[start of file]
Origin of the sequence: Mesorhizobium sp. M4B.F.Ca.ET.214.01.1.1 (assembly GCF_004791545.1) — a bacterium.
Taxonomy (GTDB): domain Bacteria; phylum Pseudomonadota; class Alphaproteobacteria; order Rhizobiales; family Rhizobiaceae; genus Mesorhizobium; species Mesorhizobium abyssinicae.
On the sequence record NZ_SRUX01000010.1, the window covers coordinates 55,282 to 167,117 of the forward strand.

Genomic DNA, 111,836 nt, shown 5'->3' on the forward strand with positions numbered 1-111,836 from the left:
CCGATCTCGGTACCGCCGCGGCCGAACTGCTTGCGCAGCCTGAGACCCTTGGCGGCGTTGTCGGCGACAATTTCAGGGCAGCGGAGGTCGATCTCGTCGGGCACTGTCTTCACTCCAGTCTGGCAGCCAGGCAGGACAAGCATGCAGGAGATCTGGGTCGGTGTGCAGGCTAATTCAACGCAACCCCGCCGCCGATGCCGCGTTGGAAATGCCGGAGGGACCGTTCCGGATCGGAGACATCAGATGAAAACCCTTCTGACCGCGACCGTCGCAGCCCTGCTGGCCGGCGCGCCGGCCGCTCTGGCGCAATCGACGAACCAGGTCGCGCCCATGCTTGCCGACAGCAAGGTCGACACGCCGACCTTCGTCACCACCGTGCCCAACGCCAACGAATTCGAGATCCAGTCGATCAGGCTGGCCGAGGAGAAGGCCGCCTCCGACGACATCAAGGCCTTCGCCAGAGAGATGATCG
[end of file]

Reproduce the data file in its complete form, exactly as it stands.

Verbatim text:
Origin of the sequence: Mesorhizobium sp. M4B.F.Ca.ET.214.01.1.1 (assembly GCF_004791545.1) — a bacterium.
Taxonomy (GTDB): domain Bacteria; phylum Pseudomonadota; class Alphaproteobacteria; order Rhizobiales; family Rhizobiaceae; genus Mesorhizobium; species Mesorhizobium abyssinicae.
On the sequence record NZ_SRUX01000010.1, the window covers coordinates 55,282 to 167,117 of the forward strand.

Genomic DNA, 111,836 nt, shown 5'->3' on the forward strand with positions numbered 1-111,836 from the left:
CCGATCTCGGTACCGCCGCGGCCGAACTGCTTGCGCAGCCTGAGACCCTTGGCGGCGTTGTCGGCGACAATTTCAGGGCAGCGGAGGTCGATCTCGTCGGGCACTGTCTTCACTCCAGTCTGGCAGCCAGGCAGGACAAGCATGCAGGAGATCTGGGTCGGTGTGCAGGCTAATTCAACGCAACCCCGCCGCCGATGCCGCGTTGGAAATGCCGGAGGGACCGTTCCGGATCGGAGACATCAGATGAAAACCCTTCTGACCGCGACCGTCGCAGCCCTGCTGGCCGGCGCGCCGGCCGCTCTGGCGCAATCGACGAACCAGGTCGCGCCCATGCTTGCCGACAGCAAGGTCGACACGCCGACCTTCGTCACCACCGTGCCCAACGCCAACGAATTCGAGATCCAGTCGATCAGGCTGGCCGAGGAGAAGGCCGCCTCCGACGACATCAAGGCCTTCGCCAGAGAGATGATCG